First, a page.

But I've read various comments and answers that say if two messages signed by the same private key have the same $r$ value that is all that is needed to recover the private key, and I don't understand ...

Score: 3
Why check for point-at-infinity during ECDSA verification?
kr flag

The ECDSA standard mandates that during verification we check that an intermediate calculation does not lead to the point-at-infinity (see Step 5. in this summary on Wikipedia ). But why do we check for this? That is, how do you as an attacker actually trigger this event without knowledge of the private key?

In the above I assume that all the other checks of ECDSA are in place ($r,s \in [1,n-1]$, pu ...

Score: 1
Sentinel ("trick") values for lattice attack on DSA with biased k (MSB)
in flag

I'm studying lattice attack using this sage script. There are 2 options in script: LSB and MSB. The most interesting option for me is MSB. It recovers private key with less then 100 signatures provided with script. When I run it with my PQG generated by openssl and my own signatures with zeroed 8-bit MSB I was able to recover private key with 800 signatures in one case and unable to recover even wi ...

Score: 2
Question about coefficient of ECDSA in lattice attack
in flag

Update: I made my lattice attack worked finally. As the actual reason is quite complicated I decide to write an answer below to describe how it worked so anyone with similar question might get inspiration from my work. The Question is not modified.

I was studying lattice attack recently. I tried to use data from TPM-FAIL to help me understand this attack and try to implement an attack using "textbook meth ...

Score: 1
Steven Wu avatar
Security proof about RFC 6979
se flag

In the paper: "The Random Oracle Model: a Twenty-Year Retrospective", section 7.3 by Koblitz & Menezes,the authors tried to prove the security of ECDSA+.

But after looking at the entire proof, I didn’t find that they considered the probability that both forgers would choose the same $M$ and $R'$ for the $j$-th time.

In my cognition, after considering the probability of simultaneously selectin ...

Score: 0
Steven Wu avatar
Why does RFC 6979 need so many loops?
se flag

I recently started reading RFC 6979. I'm curious why it needs so many loops.

This post asks a similar question: "RFC 6979 - Why not simply hash the message & the private key for deterministic ECDSA?", but my doubts are still unanswered.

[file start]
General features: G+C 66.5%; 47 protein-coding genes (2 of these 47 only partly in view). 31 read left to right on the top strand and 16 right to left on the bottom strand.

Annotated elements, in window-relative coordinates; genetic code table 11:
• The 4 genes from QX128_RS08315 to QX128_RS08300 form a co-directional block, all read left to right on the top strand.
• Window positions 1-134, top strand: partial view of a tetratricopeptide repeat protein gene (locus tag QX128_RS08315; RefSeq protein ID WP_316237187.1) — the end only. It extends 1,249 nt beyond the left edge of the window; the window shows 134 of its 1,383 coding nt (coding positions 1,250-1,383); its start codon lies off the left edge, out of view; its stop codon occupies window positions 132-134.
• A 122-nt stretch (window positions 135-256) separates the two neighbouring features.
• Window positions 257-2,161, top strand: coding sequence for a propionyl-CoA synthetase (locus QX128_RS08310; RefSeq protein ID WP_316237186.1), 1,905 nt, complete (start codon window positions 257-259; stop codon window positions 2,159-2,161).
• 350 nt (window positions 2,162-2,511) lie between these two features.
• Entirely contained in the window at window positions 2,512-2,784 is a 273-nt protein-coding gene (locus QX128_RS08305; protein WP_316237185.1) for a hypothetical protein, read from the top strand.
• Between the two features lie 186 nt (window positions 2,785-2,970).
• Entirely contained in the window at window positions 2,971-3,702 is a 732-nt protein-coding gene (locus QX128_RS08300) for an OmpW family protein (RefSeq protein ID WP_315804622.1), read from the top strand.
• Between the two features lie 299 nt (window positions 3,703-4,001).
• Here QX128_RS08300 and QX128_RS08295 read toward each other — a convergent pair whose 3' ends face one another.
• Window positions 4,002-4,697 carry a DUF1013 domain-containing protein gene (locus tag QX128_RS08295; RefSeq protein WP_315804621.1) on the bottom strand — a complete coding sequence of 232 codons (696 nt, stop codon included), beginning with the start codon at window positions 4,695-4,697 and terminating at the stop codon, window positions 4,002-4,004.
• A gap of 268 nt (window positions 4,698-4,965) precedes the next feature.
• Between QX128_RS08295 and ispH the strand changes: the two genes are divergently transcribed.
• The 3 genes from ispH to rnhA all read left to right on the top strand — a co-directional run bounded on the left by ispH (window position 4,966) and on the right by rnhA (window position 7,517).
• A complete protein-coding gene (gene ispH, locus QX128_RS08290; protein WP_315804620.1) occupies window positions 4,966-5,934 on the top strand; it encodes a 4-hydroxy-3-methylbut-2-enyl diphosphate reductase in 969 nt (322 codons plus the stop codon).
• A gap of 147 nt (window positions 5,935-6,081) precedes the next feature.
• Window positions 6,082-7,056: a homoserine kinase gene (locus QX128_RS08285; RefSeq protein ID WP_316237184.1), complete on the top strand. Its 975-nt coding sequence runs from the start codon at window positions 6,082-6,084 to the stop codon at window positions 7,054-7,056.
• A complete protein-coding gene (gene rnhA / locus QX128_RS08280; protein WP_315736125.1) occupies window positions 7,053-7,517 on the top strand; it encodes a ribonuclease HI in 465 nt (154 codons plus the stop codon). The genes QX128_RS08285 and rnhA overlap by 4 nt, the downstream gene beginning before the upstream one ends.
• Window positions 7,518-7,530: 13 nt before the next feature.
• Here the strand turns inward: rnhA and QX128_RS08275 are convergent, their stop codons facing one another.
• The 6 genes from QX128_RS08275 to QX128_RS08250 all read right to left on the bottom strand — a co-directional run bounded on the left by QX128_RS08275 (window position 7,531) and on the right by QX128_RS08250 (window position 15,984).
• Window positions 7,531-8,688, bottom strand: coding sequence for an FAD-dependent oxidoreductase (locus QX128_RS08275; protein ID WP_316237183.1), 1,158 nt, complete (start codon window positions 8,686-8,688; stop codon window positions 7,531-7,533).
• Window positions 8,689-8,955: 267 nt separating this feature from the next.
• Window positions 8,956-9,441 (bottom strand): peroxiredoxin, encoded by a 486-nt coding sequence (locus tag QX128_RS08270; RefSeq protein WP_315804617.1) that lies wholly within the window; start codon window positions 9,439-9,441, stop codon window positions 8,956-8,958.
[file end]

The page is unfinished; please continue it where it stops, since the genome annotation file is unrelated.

Why can't the $k$ used in ECDSA be just like $k = SHA256(sk + HASH(m))$ ?

Is it just because HMAC_DRBG has a better security proof ?

Score: 1
Why does deterministic ECDSA (per RFC 6979) include the private key in the generation of k?
au flag

It's clear that using the private ECDSA key $x$ as an additional input into the hash algorithm, as specified in RFC 6979, doesn't harm security (assuming HMAC_DRBG is a PRF).

But is it necessary?

Would there be any problem with allowing the signature algorithm to have the same output of $k$ for the same message regardless of the key used? Per Is it safe to reuse a ECDSA nonce for two signatures if the ...

Score: 2
Randomization of ECDSA signing operations to prevent SCA
us flag

A large number of SCA papers that talk about ECDSA mention the need for blinding/randomisation of the signing process, typically with a single-sentence comment about replacing the projective coordinates (X,Y,Z) with randomised ones (lambda^2X,lambda^3Y,lambda*Z) and declaring the problem solved, but nothing really seems to provide any detail of what specific steps are required. In particular looking at  ...

Score: 1
Gennaro & Goldfeder Key Generation Protocol
cn flag

As I am going through the “Fast Multiparty Threshold ECDSA with Fast Trustless Setup” paper by Gennaro & Goldfeder, 2018, I am stumbled by the key generation protocol (Sect. 4.1, p.10):

Clip of the key generation protocol from Gennaro & Geldfeder, 2018

In Phase 1, they create a (commitment, decommitment) pair using a commitment scheme. Earlier in the paper, they mention that “in practice one can use any secure hash function H and define the commitment to x ...

Score: 1
factor2 avatar
Verify that x, y coordinates given as hex string are valid points on an Elliptic Curve
cn flag

Given the following information:

"curve": "P-256",

"qx": "729C51D177EBE2079A0FB7B0B3C2145159CF81EC61960E642A1744719AA9F913",

"qy": "8C36BCF51475016E614F8C7E0CB1B37C7EA65B4ECCF809852C9B2D0E438710BD"

The above coordinates are supposedly valid as per the test vector expected results:

"testPassed": true

I need to determine if the above public key coordinates are valid points on the curve or not. I have t ...

Score: 4
CCS avatar
Can the security of ECDSA be compromised by the chosen parameters?
de flag

The recommended parameters for a secp256k1 ECDSA curve are:

(All values are in hexadecimal)

a = 00000000 00000000 00000000 00000000
    00000000 00000000 00000000 00000000 
b = 00000000 00000000 00000000 00000000
    00000000 00000000 00000000 00000007
G = 02
    79BE667E F9DCBBAC 55A06295 CE870B07
    029BFCDB 2DCE28D9 5 ...
Score: 1
Coin tosses in the context of commitment schemes
cn flag

I was reading the “Fast Multiparty Threshold ECDSA with Fast Trustless Setup” paper by Gennaro & Goldfeder, 2018 and I encountered this portion (Sect. 2.4, p.6):

Portion of the paper that talks about Com protocol

This excerpt leaves me slightly confused. First, there’s seemingly a mismatch (a typo?) between r and R — or is it that R is the set from which r is sampled? Second, most important, what are these coin tosses? There’s no men ...